Quanexus IT Support Services for Dayton and Cincinnati

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Posted by Charles Wright in Recent Posts

Password Management

Back to Basics – Password Management

Passwords are a necessary evil of modern life. Today on Back-to-Basics we will cover some best practices of password selection and management. Quanexus recommends a 25 character password that does not contain words found in dictionaries. We also don’t use names, birthdays, or anniversary dates, because these can be easily found on social media. On top of these parameters, passwords should not be used for more than one service.

We understand this is cumbersome, and studies have shown that extreme password policies reduce productivity in business. So where is the middle ground between an absolutely uncrackable password for each individual login, and reality?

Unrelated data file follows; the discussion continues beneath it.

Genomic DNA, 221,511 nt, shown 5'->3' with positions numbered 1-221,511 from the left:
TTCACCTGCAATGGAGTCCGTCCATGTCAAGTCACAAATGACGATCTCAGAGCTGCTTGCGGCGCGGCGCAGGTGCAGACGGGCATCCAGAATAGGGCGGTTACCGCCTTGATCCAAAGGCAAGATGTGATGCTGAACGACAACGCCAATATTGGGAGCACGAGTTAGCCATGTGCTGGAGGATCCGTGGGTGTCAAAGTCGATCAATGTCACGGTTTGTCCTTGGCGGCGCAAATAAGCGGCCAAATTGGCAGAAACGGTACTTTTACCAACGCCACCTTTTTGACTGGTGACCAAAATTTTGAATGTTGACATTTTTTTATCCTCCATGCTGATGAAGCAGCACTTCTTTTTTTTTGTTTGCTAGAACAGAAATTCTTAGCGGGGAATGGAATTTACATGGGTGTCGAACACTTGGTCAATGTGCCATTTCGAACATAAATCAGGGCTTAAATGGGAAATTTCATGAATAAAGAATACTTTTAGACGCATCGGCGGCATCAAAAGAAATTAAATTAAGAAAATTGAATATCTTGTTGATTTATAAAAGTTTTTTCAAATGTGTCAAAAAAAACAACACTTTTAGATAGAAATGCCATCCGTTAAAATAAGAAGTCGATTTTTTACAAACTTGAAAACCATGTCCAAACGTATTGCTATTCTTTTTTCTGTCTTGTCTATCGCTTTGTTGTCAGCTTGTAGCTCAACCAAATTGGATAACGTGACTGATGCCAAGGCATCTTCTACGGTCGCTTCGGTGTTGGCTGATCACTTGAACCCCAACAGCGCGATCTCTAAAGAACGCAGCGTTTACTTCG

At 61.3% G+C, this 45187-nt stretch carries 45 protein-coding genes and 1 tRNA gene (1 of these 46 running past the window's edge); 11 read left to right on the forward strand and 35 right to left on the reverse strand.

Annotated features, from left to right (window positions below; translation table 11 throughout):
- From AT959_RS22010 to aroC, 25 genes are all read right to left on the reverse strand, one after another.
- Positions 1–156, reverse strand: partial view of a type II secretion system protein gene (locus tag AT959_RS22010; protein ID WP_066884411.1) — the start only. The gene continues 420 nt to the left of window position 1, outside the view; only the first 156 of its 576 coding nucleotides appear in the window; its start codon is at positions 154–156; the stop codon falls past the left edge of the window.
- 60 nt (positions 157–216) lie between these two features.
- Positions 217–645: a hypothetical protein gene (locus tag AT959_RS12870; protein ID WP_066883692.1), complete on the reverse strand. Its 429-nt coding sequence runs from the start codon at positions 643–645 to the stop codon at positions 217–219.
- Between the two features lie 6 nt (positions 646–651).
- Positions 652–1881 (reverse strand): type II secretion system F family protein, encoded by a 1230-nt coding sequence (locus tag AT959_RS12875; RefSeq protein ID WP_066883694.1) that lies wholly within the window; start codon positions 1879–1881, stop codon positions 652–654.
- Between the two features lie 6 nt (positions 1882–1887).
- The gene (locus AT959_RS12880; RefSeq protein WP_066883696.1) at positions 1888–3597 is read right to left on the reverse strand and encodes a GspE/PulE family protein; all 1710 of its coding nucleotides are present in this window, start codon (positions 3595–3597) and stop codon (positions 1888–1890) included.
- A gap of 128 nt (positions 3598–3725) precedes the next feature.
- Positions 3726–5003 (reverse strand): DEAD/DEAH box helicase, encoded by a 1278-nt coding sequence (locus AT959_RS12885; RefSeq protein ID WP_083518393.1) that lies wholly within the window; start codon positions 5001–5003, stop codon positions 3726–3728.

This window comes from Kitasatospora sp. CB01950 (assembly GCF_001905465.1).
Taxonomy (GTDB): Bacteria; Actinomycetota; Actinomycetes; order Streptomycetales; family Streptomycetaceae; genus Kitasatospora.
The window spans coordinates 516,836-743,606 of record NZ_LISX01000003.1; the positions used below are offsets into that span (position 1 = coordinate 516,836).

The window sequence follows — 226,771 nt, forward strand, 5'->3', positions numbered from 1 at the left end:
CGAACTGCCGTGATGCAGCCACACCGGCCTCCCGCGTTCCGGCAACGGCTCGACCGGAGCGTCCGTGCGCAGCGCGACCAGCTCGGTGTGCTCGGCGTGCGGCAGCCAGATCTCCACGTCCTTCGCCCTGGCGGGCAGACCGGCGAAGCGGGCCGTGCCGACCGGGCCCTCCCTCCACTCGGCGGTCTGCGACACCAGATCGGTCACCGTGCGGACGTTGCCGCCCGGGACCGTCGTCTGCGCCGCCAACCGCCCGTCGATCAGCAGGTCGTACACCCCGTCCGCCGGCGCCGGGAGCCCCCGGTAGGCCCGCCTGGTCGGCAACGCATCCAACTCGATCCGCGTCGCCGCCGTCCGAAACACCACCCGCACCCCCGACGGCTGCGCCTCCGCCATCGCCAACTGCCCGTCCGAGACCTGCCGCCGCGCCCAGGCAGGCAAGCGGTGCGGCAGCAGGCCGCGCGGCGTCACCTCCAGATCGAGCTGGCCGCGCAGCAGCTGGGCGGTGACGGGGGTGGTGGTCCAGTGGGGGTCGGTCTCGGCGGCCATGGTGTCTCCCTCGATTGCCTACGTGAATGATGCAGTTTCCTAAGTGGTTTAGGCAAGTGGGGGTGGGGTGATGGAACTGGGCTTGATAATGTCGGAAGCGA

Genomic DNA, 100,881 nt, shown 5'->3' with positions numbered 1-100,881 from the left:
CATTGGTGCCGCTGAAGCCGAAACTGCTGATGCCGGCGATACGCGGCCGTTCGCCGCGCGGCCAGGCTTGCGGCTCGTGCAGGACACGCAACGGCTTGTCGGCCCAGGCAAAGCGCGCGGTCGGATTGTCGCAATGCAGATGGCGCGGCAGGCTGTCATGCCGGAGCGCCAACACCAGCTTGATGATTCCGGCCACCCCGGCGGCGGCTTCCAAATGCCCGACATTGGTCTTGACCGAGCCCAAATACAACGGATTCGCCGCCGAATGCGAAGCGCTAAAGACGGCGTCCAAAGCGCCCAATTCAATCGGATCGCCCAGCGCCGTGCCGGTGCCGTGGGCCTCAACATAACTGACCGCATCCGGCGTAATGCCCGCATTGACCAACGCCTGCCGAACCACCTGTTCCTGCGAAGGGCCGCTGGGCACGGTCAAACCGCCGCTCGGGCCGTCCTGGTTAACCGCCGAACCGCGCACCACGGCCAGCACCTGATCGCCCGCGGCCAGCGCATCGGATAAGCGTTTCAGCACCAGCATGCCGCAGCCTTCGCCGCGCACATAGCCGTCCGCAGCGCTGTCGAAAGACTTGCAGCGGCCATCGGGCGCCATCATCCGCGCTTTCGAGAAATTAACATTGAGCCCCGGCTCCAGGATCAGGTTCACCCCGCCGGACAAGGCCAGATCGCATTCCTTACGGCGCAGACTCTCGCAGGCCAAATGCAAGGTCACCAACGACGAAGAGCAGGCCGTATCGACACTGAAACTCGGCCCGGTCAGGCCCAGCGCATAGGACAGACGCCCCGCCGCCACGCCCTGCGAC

1. Password Mangers:

    There are tools on the market that create long and complex passwords for each individual login, and then manage these passwords for you. LastPass, and 1Password are two trusted services, and both provide browser and mobile services. The issue with these, of course, is if the hacker social engineers, or guesses your password to get into the password manager, then they have access to all of your passwords. However, with a strong password to log into the service, this is a very secure option.

  1. Password Reuse:

    At the very least a user should not use the same passwords for personal logins that they do for business logins. Of course, the business has no way of checking this, but it should be outlined strongly in the orientation material, as well as the annual security awareness training. As we always say, your users can be your biggest asset or your biggest liability. Password reuse is a point that needs continual emphasis.

  1. Stolen Passwords: